Refrigerants and the ozone layer

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Refrigerants and the ozone layer

Refrigerants originally selected for their safety, cost, stability compatibility with materials, and excellent performance (such as R12 for refrigerators and automobile air conditioners and R22 for residential air conditioners) have been the subject of major controversy in recent years.

Data of ozone concentration in the stratosphere suggested a depletion, and theoretical models placed part of the blame on chlorofluorocarbons such as R12. Not all researchers agree with these conclusions, which are based on complex mathematical models with relatively simplistic approximations (among these are the values and nature of the turbulent transport coefficients) and assumptions (such as the effect of other constituents and dynamics in the atmosphere). The disagreement is also based on the limited data and recognition that there are major temporal and spatial scales that demand long-time data and trends for proper inferences [Anderson et al., 1990]. The outcome has been a complete phase-out of R12 and its replacement by alternatives such as 134a (more costly but estimated to be more "environmentally friendly").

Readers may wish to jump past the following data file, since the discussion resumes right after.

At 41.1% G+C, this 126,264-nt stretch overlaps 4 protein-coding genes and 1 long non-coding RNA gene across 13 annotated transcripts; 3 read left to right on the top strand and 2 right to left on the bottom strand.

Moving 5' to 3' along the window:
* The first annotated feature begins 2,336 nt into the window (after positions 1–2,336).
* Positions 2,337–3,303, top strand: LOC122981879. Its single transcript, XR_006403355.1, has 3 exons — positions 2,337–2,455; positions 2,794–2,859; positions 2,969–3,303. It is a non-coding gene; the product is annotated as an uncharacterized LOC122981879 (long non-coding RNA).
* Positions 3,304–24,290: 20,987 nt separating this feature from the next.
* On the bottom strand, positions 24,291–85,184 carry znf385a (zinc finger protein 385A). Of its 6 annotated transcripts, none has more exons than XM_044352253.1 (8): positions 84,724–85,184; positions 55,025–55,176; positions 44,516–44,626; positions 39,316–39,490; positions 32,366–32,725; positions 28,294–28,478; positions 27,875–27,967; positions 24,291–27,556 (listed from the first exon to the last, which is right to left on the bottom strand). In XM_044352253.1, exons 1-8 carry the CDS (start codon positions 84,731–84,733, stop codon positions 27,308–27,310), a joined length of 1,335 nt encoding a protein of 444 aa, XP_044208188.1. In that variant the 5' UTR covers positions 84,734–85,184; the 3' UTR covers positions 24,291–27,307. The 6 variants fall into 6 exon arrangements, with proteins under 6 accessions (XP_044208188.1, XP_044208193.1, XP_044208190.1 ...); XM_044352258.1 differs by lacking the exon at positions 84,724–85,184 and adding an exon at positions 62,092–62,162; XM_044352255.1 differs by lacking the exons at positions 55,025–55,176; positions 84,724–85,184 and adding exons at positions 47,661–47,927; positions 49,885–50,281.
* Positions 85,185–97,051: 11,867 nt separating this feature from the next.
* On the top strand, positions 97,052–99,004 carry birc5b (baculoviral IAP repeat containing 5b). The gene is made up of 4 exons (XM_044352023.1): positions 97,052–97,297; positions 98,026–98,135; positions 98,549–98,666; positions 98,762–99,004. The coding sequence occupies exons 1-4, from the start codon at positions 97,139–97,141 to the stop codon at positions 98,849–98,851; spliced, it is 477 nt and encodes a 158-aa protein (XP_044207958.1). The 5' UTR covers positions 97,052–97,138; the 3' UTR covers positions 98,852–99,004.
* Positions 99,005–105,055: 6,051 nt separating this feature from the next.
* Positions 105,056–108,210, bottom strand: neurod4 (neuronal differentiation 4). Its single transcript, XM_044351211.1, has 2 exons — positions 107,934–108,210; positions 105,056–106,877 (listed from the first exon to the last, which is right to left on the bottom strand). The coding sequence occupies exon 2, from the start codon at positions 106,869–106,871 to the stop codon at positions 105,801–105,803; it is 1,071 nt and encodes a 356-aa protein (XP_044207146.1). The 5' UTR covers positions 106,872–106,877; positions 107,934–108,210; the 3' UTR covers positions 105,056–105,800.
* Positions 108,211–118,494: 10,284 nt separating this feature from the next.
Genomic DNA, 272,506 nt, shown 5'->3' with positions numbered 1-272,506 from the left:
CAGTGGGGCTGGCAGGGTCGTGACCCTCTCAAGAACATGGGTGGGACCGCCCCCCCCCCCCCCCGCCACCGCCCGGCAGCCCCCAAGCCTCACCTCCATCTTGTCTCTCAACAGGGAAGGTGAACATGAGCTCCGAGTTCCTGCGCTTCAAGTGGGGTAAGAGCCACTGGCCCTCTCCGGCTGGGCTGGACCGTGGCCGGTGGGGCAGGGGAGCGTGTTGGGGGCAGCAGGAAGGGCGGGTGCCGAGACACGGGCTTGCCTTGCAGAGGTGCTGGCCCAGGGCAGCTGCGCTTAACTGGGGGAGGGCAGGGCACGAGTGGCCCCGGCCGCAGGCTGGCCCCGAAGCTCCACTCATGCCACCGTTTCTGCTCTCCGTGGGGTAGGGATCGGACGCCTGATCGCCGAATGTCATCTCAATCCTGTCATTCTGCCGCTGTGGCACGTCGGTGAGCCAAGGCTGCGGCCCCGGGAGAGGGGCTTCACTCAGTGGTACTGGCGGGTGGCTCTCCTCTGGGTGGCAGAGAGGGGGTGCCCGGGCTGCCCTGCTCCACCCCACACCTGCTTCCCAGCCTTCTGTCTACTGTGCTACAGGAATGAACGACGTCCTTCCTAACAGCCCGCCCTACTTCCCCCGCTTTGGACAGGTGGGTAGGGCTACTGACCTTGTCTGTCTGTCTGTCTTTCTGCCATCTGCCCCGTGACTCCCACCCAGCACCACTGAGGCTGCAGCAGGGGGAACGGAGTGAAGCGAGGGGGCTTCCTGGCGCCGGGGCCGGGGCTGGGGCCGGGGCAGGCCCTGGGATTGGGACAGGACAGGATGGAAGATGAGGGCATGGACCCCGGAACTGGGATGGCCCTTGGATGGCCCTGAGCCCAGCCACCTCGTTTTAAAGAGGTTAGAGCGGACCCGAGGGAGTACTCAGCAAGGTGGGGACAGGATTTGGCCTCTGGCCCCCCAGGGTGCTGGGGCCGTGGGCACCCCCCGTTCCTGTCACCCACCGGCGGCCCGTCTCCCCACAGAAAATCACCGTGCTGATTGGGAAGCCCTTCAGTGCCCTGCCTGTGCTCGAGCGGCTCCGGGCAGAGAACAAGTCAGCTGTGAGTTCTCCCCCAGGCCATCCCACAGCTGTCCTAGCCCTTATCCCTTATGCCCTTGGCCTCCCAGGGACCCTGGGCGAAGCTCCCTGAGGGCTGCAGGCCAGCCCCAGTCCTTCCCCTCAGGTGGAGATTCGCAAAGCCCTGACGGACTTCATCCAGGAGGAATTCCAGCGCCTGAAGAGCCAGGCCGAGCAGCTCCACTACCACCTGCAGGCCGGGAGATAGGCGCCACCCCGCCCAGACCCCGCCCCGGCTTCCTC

Similar models for the potential greenhouse effect of refrigerants have led to the inference that refrigerants such as R22 might have an undesirably high "global warming potential". The data on "global warming" are subject to even more controversy than those for ozone depletion. There are long-scale effects related to the orbital motion of our planet that might mask any global warming effects attributed to refrigerants like R22. Nonetheless, there is currently a strong effort to replace R22 as well as R12.

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